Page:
Citibank iPhone App 'Accidentally Saved Personal Information'

Citibank said its U.S. iPhone app accidentally saved personal information, including account numbers.

The company publicly acknowledged the security flaw Monday, explaining that it had already released an updated iPhone app that patches the leak.

"During a recent review, we discovered that our U.S. Citi Mobile iPhone banking app was accidentally saving information related to customer accounts in a hidden file on their iPhones," said Citibank spokeswoman Natalie Riper. "This information may also have been saved on their computer if they had been synchronizing their iPhone with their computer via iTunes."

The company explained that the flaw affected only users of the mobile banking app; credit card customers access Citibank's services through a separate iPhone application, which the company believes was not compromised. Citibank stated that it had attempted to communicate with customers who have downloaded the app to advise them of the update, and stresses that the flaw was found and fixed before any customer data was compromised.

"We have no reason to believe that our customers' personal information has been accessed or used inappropriately by anyone, i.e., there has been no data breach," said Riper.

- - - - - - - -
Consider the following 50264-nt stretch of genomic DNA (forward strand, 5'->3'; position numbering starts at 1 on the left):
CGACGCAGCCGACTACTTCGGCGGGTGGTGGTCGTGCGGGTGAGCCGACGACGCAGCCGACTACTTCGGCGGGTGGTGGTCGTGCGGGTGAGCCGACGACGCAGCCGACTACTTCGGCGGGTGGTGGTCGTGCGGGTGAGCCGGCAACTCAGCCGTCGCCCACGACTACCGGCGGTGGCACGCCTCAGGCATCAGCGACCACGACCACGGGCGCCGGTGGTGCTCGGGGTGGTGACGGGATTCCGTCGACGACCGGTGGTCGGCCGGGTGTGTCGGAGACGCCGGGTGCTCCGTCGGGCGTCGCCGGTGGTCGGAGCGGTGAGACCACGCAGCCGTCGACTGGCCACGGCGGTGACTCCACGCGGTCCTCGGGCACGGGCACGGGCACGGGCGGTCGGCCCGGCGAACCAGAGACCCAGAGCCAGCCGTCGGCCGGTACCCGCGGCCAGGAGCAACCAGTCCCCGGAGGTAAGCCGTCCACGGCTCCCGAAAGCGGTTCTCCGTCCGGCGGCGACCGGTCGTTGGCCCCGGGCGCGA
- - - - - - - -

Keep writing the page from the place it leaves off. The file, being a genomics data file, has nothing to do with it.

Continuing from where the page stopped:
Citi launched the iPhone app in March 2009 in conjunction with mobile financial services provider MFoundry, reported the Wall Street Journal. MFoundry, a private company based in Larkspur, Calif., didn't respond to a request for comment.

The bank said it performed security tests before and after the release of the application but failed to detect the problem. Citi said it is conducting an internal analysis to determine why it didn't find the vulnerability.

The glitch highlights the security challenges that are emerging as cellphones grow more sophisticated and consumers increasingly use them to organize their lives. John Hering, chief executive of mobile security provider Lookout, said his company is discovering more apps that could inadvertently expose or leak personal information, such as location information and phone numbers.

"Most consumers and app developers don't know what is happening in their apps, because it is moving so fast," Mr. Hering said. "Apps are proliferating so quickly. We will see more and more of this."

Read more at the Wall Street Journal.